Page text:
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The Deer Park is a 250-acre area on the south and west sides of Biltmore House, and designed by Olmsted to provide idyllic views for George Vanderbilt and his guests, and as a place to stroll or ride through groves of trees.

Characterized by larger areas of lawn interspersed with smaller stands of trees, and inspired by the English estates Olmsted admired, this “pastoral” style was used very intentionally in Olmsted’s designs for Biltmore and his other projects.

The Lagoon, at the lowest point of the Deer Park, adds another element of the pastoral as a reflecting surface of water, while also serving as a setting for such recreations as fishing, boating, and picnicking. Though part of Olmsted’s original design for the estate, the Lagoon was not completed until 1897.

 

This ca. 1950 aerial photograph shows Olmsted’s landscapes surrounding Biltmore House after they had matured. Note the more sparsely populated Deer Park behind the house with visible grassy areas, in contrast to the dense forests flanking it.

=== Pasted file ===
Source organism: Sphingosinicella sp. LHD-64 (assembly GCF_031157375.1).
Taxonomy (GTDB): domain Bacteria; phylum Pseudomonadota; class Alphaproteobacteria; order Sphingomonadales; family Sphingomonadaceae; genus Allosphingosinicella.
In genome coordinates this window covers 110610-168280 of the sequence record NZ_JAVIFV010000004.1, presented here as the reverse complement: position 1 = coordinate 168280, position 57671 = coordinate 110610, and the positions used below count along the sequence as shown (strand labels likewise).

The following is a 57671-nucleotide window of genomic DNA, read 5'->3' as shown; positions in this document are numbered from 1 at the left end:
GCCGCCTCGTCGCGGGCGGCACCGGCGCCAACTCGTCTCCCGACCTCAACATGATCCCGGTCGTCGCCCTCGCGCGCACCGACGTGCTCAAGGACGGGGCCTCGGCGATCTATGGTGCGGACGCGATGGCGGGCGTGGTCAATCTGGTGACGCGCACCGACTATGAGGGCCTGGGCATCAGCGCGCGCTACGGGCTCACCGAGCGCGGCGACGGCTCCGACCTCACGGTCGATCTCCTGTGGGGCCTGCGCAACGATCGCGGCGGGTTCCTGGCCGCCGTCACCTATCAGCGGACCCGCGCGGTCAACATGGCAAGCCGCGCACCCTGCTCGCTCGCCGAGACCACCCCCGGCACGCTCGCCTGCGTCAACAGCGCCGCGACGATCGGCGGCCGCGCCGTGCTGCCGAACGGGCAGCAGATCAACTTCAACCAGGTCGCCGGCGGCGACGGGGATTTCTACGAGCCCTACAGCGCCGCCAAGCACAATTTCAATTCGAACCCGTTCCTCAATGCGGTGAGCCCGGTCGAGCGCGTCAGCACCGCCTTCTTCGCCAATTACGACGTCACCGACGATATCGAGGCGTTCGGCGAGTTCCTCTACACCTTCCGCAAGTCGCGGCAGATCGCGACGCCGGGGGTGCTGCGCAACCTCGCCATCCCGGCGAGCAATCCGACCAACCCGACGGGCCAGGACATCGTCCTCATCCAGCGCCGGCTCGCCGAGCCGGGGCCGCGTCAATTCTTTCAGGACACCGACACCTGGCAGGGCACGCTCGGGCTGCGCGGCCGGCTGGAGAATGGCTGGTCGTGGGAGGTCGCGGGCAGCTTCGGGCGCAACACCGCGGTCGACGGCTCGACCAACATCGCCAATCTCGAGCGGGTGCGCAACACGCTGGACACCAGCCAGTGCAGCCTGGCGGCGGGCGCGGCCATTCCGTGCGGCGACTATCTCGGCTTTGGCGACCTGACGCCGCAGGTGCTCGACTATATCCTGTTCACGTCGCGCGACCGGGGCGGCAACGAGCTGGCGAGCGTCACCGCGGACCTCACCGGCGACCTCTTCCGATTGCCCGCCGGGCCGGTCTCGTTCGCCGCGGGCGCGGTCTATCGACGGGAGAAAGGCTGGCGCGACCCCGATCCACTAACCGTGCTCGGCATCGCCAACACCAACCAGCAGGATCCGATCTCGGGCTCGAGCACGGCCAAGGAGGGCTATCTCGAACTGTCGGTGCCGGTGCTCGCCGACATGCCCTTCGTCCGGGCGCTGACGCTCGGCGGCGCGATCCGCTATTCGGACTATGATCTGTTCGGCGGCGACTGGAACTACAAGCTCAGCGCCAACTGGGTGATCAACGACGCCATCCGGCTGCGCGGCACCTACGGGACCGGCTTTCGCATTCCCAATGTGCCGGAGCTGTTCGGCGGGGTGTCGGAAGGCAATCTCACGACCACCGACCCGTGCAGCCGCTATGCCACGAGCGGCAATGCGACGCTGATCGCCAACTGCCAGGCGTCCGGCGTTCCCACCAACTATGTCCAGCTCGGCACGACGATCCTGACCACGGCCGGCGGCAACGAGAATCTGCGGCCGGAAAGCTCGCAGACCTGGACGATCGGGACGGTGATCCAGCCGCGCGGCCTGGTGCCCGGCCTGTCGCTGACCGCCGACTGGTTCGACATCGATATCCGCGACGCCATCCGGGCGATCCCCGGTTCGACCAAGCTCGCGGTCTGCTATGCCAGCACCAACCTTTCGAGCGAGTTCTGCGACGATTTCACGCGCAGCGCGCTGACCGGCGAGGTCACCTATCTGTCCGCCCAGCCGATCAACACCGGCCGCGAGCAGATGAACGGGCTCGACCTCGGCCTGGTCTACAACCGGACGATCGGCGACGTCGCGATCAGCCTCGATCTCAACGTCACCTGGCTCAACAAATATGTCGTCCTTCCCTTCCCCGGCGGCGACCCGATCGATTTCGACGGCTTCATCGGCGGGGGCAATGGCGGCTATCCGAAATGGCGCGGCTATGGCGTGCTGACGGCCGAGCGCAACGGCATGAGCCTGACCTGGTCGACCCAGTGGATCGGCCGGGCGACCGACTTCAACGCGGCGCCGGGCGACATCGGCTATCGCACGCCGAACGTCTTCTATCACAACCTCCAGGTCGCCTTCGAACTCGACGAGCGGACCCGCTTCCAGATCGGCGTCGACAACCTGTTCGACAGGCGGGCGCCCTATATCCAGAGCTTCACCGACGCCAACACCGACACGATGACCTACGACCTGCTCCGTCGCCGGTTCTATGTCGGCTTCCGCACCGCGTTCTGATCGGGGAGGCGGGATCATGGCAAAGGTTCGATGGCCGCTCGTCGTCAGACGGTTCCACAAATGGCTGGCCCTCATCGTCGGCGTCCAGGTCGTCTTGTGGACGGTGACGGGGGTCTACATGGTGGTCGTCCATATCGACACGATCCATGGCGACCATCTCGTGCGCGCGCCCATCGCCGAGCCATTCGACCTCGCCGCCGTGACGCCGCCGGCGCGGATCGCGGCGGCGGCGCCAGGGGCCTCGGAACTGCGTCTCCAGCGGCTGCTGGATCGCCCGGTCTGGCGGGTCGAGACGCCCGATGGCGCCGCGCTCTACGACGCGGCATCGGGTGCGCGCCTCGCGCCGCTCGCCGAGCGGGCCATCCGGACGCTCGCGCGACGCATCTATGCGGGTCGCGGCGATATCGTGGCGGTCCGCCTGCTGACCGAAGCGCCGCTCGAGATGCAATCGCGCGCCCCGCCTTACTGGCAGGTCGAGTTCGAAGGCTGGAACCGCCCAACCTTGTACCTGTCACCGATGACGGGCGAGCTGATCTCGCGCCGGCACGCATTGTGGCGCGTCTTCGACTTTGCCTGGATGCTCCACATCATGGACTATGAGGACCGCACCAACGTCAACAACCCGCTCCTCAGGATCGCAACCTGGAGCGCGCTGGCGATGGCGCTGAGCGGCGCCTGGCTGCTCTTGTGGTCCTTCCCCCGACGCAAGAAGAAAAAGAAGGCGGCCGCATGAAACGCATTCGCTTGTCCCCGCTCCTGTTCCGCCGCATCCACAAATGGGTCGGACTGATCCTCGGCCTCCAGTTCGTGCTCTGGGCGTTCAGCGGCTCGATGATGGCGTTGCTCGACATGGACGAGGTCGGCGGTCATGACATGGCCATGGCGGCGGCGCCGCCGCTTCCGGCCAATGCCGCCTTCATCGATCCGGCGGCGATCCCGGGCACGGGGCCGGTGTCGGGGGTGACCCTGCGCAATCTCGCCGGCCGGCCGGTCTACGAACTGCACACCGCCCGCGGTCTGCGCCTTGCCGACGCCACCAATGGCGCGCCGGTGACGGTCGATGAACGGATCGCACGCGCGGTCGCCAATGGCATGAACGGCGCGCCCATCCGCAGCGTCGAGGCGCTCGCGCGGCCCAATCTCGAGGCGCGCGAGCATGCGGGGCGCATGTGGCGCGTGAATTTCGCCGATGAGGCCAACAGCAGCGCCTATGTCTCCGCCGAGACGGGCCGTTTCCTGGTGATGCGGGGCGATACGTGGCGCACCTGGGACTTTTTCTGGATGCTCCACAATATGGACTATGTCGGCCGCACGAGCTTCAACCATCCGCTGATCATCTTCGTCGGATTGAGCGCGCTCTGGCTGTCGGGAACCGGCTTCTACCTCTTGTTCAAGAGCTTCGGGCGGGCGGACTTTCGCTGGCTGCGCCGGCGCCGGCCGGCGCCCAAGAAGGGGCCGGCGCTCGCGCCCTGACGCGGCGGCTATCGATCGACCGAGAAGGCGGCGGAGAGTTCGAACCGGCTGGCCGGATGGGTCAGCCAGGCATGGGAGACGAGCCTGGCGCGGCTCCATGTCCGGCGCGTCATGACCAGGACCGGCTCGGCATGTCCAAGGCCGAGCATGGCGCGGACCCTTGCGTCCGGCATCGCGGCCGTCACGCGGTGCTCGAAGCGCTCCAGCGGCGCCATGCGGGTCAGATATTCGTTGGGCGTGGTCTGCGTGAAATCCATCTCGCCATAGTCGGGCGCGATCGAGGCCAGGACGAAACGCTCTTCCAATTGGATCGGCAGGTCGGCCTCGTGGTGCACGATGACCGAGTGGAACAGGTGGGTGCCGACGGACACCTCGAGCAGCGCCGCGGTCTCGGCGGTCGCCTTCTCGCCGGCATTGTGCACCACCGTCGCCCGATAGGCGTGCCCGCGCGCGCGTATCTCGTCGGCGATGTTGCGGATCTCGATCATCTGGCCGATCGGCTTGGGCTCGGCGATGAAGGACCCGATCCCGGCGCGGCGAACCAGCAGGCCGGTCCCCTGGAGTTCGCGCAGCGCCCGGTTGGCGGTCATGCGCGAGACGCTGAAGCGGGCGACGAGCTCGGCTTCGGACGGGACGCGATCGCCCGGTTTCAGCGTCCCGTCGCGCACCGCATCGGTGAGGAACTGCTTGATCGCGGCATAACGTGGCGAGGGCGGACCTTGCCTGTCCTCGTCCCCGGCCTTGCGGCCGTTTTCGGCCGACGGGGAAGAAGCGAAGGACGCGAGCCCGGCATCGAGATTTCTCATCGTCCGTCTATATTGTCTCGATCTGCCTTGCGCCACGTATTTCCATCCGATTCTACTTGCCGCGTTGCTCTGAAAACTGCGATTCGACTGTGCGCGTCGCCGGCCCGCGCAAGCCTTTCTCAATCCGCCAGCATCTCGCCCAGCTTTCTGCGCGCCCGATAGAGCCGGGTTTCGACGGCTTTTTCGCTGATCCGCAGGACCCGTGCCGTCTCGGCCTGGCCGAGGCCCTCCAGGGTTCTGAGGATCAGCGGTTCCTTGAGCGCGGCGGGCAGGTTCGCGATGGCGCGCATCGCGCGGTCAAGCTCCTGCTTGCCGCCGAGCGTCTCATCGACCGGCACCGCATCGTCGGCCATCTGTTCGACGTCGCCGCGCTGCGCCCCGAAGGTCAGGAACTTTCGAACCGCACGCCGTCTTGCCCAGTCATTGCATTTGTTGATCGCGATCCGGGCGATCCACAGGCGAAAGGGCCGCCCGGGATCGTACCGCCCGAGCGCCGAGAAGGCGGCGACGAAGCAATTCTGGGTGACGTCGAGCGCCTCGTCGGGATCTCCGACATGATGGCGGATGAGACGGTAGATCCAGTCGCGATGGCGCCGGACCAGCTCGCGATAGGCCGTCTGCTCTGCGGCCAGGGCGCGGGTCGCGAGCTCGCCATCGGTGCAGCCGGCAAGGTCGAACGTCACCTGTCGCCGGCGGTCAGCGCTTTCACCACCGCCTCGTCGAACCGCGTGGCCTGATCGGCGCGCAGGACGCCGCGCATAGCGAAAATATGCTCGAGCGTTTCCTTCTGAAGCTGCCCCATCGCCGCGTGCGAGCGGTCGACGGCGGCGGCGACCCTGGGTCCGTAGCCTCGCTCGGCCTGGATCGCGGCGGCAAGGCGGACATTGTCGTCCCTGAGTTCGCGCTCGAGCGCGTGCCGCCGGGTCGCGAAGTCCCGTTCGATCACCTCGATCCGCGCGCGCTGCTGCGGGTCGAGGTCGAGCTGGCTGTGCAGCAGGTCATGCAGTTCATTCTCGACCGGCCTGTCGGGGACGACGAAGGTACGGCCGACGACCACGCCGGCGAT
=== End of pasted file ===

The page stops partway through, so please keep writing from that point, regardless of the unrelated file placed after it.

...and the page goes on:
Deer Park Trail

Guests are encouraged to explore the Deer Park Trail, a 1.2-mile path with steep elevation changes that runs between the Lagoon and Biltmore House and passes through Deer Park.

“There is no park-like land on the Estate. None in which park-like scenery of a notably pleasing character, could be gained in a life time… The best place in which to keep deer or other animals where they may be seen to advantage, and which will as far as practicable, have what is otherwise to be desired in a private park, will be on the west side of the residence where it can be looked into from its windows and terrace.”

—Frederick Law Olmsted to George Vanderbilt, July 12, 1889.

 

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